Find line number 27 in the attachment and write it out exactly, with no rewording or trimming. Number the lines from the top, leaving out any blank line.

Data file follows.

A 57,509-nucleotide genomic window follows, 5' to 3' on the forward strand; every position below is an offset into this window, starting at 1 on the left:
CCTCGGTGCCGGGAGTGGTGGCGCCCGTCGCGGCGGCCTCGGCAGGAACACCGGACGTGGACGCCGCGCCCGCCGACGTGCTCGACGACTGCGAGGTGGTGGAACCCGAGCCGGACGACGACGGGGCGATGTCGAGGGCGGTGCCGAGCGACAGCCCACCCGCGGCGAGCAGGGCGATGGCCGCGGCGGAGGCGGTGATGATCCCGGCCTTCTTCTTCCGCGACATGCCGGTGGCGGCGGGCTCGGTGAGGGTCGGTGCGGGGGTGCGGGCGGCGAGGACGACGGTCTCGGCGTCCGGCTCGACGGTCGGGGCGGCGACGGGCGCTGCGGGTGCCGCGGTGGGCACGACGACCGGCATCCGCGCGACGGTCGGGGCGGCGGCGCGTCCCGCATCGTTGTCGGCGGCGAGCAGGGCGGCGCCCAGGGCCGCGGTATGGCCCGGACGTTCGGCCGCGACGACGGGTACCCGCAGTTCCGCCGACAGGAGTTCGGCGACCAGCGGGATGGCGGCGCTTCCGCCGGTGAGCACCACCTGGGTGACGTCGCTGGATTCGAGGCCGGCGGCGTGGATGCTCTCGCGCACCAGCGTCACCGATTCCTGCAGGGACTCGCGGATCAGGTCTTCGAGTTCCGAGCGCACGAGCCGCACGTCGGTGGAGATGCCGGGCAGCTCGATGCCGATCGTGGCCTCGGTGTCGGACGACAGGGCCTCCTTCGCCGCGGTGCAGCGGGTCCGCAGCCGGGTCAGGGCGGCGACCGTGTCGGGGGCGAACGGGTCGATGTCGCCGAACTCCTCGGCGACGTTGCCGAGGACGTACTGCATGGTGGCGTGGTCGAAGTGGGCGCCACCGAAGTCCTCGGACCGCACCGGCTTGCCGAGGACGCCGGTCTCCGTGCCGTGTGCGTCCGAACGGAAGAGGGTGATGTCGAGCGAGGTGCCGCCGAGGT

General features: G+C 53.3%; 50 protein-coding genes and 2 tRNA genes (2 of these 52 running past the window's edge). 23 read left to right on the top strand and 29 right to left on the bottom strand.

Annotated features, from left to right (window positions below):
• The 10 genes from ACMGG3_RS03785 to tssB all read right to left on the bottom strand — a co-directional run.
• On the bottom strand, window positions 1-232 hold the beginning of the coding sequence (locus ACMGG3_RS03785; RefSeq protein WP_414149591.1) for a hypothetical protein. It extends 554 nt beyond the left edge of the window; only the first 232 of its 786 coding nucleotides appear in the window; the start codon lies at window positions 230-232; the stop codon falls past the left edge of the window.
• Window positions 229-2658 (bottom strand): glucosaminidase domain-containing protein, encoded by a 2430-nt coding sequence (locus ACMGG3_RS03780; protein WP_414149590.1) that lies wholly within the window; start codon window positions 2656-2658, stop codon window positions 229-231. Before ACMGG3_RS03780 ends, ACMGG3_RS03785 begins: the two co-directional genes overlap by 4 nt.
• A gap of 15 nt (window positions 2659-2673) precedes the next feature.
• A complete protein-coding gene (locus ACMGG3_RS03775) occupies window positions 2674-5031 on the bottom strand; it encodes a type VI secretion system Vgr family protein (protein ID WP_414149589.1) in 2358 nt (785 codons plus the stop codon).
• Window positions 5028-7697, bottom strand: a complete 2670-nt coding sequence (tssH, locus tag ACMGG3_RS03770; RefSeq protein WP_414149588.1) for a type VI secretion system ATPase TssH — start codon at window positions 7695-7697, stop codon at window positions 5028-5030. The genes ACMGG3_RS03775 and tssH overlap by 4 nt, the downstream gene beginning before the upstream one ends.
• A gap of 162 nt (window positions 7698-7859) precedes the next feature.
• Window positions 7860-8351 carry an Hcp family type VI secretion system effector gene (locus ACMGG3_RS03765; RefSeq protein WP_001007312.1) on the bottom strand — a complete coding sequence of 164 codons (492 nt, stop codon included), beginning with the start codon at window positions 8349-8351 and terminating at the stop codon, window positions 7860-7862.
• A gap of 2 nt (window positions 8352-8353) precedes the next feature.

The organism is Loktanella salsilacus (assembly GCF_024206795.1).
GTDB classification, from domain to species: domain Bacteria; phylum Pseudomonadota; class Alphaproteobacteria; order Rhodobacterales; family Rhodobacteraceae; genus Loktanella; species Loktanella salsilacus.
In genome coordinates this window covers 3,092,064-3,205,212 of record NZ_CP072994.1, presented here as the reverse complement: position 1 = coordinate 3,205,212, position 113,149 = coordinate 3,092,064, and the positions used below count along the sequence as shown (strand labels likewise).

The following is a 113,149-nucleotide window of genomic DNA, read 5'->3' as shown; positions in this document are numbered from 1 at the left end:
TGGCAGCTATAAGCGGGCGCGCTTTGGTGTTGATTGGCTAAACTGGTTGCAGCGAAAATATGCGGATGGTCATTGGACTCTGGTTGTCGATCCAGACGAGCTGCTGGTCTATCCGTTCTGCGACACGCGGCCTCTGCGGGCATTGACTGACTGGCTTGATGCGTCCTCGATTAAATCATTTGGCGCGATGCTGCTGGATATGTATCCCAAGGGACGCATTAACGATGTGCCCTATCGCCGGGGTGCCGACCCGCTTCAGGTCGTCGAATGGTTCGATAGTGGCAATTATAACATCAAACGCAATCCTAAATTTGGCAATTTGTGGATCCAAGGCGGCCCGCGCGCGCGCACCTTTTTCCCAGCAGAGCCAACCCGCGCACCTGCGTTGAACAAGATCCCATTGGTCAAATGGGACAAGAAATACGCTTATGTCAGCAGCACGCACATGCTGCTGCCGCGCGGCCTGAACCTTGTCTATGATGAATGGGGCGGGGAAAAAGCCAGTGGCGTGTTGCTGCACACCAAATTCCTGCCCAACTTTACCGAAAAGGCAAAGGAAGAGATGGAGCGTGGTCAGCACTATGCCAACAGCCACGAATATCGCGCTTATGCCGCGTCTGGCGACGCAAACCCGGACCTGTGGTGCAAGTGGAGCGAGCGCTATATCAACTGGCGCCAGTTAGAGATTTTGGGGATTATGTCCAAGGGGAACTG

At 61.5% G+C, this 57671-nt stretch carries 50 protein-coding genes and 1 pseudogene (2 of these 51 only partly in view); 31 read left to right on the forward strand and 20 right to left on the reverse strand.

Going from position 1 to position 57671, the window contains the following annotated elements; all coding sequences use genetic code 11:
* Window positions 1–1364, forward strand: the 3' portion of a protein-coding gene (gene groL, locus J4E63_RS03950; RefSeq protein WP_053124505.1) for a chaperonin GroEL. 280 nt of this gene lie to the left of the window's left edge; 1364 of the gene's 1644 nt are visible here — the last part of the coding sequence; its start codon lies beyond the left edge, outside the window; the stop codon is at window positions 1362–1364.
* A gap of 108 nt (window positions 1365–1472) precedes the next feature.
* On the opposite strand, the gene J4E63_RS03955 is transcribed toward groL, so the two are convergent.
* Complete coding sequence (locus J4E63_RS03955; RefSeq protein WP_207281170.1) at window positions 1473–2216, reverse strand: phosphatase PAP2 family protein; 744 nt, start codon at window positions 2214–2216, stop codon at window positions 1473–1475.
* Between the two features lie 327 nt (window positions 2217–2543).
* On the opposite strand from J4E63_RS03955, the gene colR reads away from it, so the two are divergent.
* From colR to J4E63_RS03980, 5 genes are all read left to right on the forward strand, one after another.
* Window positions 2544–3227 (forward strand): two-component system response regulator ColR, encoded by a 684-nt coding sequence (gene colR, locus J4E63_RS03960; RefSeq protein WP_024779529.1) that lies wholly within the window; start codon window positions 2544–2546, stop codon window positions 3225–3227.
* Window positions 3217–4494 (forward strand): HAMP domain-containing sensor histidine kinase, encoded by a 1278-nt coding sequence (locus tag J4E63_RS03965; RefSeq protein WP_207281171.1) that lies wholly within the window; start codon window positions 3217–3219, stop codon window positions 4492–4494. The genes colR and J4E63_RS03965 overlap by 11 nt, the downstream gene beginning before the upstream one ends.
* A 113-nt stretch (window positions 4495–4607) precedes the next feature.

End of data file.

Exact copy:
* From colR to J4E63_RS03980, 5 genes are all read left to right on the forward strand, one after another.